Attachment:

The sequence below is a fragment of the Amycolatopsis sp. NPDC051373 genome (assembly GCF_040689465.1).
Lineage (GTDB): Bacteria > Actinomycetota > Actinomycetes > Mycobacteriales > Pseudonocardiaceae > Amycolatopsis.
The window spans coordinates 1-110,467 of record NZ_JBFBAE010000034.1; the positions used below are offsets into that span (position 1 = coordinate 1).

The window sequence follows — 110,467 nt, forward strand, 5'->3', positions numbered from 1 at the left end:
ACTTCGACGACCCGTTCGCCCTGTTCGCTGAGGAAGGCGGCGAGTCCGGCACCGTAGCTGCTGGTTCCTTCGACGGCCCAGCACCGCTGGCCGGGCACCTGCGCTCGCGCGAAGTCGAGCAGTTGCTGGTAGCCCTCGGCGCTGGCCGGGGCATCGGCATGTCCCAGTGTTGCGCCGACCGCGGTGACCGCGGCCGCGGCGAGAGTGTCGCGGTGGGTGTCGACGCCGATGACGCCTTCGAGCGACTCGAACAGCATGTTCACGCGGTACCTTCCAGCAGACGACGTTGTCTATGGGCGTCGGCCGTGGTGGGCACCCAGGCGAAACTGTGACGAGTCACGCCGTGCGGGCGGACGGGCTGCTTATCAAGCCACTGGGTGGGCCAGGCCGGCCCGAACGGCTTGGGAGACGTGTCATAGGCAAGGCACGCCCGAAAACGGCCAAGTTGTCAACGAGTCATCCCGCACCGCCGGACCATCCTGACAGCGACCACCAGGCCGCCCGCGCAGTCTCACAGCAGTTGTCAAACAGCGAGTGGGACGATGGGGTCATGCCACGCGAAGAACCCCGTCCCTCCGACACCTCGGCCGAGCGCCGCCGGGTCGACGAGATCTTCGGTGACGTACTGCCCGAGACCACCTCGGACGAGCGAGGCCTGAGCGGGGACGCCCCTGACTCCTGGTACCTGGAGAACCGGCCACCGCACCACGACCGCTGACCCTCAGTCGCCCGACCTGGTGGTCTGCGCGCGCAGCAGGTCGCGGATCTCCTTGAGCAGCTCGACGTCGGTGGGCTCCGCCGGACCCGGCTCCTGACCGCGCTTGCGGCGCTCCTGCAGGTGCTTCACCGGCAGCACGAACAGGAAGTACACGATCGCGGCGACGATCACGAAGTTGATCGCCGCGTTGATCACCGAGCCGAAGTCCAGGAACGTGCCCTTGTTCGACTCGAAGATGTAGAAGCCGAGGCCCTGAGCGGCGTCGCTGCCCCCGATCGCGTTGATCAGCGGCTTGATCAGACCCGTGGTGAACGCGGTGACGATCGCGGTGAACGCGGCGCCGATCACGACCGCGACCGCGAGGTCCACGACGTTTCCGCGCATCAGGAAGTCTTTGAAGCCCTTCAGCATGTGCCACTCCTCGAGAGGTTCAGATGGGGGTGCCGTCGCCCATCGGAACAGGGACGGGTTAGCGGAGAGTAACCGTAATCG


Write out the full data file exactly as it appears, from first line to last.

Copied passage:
The sequence below is a fragment of the Amycolatopsis sp. NPDC051373 genome (assembly GCF_040689465.1).
Lineage (GTDB): Bacteria > Actinomycetota > Actinomycetes > Mycobacteriales > Pseudonocardiaceae > Amycolatopsis.
The window spans coordinates 1-110,467 of record NZ_JBFBAE010000034.1; the positions used below are offsets into that span (position 1 = coordinate 1).

The window sequence follows — 110,467 nt, forward strand, 5'->3', positions numbered from 1 at the left end:
ACTTCGACGACCCGTTCGCCCTGTTCGCTGAGGAAGGCGGCGAGTCCGGCACCGTAGCTGCTGGTTCCTTCGACGGCCCAGCACCGCTGGCCGGGCACCTGCGCTCGCGCGAAGTCGAGCAGTTGCTGGTAGCCCTCGGCGCTGGCCGGGGCATCGGCATGTCCCAGTGTTGCGCCGACCGCGGTGACCGCGGCCGCGGCGAGAGTGTCGCGGTGGGTGTCGACGCCGATGACGCCTTCGAGCGACTCGAACAGCATGTTCACGCGGTACCTTCCAGCAGACGACGTTGTCTATGGGCGTCGGCCGTGGTGGGCACCCAGGCGAAACTGTGACGAGTCACGCCGTGCGGGCGGACGGGCTGCTTATCAAGCCACTGGGTGGGCCAGGCCGGCCCGAACGGCTTGGGAGACGTGTCATAGGCAAGGCACGCCCGAAAACGGCCAAGTTGTCAACGAGTCATCCCGCACCGCCGGACCATCCTGACAGCGACCACCAGGCCGCCCGCGCAGTCTCACAGCAGTTGTCAAACAGCGAGTGGGACGATGGGGTCATGCCACGCGAAGAACCCCGTCCCTCCGACACCTCGGCCGAGCGCCGCCGGGTCGACGAGATCTTCGGTGACGTACTGCCCGAGACCACCTCGGACGAGCGAGGCCTGAGCGGGGACGCCCCTGACTCCTGGTACCTGGAGAACCGGCCACCGCACCACGACCGCTGACCCTCAGTCGCCCGACCTGGTGGTCTGCGCGCGCAGCAGGTCGCGGATCTCCTTGAGCAGCTCGACGTCGGTGGGCTCCGCCGGACCCGGCTCCTGACCGCGCTTGCGGCGCTCCTGCAGGTGCTTCACCGGCAGCACGAACAGGAAGTACACGATCGCGGCGACGATCACGAAGTTGATCGCCGCGTTGATCACCGAGCCGAAGTCCAGGAACGTGCCCTTGTTCGACTCGAAGATGTAGAAGCCGAGGCCCTGAGCGGCGTCGCTGCCCCCGATCGCGTTGATCAGCGGCTTGATCAGACCCGTGGTGAACGCGGTGACGATCGCGGTGAACGCGGCGCCGATCACGACCGCGACCGCGAGGTCCACGACGTTTCCGCGCATCAGGAAGTCTTTGAAGCCCTTCAGCATGTGCCACTCCTCGAGAGGTTCAGATGGGGGTGCCGTCGCCCATCGGAACAGGGACGGGTTAGCGGAGAGTAACCGTAATCG